Israeli monopolies have been put on notice that unjustifiably high prices are coming under renewed government scrutiny, Haaretz reports.
The Israel Antitrust Authority is taking steps to reduce the monopolies’ role in the high cost of living, as Antitrust Commissioner David Gilo published a draft of policies for better regulating monopolies.
“In Israel’s economy, which is characterized by small, concentrated markets, often with high entry barriers, there is particular legitimacy for giving the Antitrust Authority and citizens effective tools to fight this phenomenon,” the draft states.
The first step is providing a clearer definition of fair policies, to clear the way for enforcement of the law forbidding monopolies from charging unfair prices. This includes strategically low prices aimed at forcing competition out of the market, as well as unreasonably high prices that would not be possible in a truly competitive market. Moreover, the document states that without regulatory intervention, the less competition in a given market, the higher the price.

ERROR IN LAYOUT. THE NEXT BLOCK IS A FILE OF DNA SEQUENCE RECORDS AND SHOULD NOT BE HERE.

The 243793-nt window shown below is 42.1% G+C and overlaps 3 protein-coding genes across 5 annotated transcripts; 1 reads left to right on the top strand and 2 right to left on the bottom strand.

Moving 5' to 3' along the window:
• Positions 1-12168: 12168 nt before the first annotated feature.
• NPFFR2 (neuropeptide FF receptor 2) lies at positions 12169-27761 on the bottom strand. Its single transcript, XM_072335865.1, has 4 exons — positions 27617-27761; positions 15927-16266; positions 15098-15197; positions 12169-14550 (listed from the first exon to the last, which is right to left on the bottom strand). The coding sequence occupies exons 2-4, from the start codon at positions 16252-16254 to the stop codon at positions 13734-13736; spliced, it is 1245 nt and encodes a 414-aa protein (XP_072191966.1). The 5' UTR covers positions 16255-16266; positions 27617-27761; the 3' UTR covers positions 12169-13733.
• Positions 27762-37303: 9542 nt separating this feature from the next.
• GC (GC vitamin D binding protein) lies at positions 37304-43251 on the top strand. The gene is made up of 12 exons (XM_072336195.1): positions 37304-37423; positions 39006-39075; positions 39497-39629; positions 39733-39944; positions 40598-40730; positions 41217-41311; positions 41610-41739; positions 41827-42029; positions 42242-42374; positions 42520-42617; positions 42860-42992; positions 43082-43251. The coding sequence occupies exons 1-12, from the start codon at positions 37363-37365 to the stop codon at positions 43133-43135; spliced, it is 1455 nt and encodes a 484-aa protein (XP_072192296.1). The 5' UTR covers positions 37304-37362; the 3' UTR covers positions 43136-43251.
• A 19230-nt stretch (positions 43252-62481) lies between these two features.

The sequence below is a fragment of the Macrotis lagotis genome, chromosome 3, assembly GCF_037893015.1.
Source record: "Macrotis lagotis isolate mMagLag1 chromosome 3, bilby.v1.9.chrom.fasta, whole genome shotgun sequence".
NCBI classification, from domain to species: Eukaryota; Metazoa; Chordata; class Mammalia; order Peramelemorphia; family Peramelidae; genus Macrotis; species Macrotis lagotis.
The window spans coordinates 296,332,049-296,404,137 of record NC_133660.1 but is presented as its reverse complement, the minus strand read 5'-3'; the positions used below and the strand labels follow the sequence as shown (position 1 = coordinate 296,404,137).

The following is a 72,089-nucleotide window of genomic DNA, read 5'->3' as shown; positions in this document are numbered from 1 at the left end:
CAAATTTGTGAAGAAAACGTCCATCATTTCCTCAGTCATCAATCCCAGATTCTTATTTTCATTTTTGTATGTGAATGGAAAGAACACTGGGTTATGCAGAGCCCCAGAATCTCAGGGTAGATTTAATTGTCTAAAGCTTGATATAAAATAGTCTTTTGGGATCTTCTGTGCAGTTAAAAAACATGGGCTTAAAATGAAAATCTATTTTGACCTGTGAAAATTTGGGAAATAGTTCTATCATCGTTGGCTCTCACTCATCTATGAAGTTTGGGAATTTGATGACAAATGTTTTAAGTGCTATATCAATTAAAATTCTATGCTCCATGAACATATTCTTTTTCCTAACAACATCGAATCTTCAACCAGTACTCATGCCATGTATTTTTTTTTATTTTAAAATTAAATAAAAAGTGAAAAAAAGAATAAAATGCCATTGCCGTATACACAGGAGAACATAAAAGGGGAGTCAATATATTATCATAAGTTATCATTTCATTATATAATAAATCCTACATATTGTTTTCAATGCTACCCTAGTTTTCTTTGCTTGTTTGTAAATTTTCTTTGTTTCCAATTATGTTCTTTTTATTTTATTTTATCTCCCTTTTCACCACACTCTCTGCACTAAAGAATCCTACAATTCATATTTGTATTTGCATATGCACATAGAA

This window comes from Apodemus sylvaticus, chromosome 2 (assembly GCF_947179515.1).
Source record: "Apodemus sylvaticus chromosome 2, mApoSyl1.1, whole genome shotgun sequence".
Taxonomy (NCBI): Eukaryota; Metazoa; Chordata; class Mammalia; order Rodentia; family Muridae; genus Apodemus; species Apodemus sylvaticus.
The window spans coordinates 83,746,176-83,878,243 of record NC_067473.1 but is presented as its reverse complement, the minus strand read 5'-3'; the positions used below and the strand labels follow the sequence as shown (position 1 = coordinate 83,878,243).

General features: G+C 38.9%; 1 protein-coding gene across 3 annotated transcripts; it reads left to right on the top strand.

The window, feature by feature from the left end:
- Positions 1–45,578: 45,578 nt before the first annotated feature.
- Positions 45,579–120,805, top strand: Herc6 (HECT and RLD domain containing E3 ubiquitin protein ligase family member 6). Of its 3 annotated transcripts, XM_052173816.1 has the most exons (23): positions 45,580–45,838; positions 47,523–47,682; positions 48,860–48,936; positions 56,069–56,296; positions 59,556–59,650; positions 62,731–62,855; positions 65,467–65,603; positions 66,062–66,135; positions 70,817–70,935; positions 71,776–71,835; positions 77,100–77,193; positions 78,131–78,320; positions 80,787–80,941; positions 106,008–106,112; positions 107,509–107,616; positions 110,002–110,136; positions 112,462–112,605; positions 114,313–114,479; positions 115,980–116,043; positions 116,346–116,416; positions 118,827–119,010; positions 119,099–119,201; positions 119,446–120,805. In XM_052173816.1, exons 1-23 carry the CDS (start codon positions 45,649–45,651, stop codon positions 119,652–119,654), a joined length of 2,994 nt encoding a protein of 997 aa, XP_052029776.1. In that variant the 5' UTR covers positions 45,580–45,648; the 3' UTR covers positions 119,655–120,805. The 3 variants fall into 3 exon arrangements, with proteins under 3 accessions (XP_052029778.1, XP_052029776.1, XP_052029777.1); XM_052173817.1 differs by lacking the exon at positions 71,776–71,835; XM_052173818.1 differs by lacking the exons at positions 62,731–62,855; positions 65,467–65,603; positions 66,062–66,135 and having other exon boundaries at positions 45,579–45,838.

Meanwhile, a bill limiting bags of cement to 25 kilograms is under fire from the Economy Ministry, which has branded it as a ploy to block imports that would encroach on the monopoly of Nesher Israel Cement Enterprises.
Internationally, cement is generally packaged in 50-kilogram bags, while it is believed that Nesher plans to switch over to packaging its cement in 25-kilogram bags. In the explanation for the bill, its author MK Haim Katz said that it is motivated by humane as well as economic consideratons, the intention being to protect the wellbeing of workers who carry bags of cement on their backs, which ultimately benefits the economy.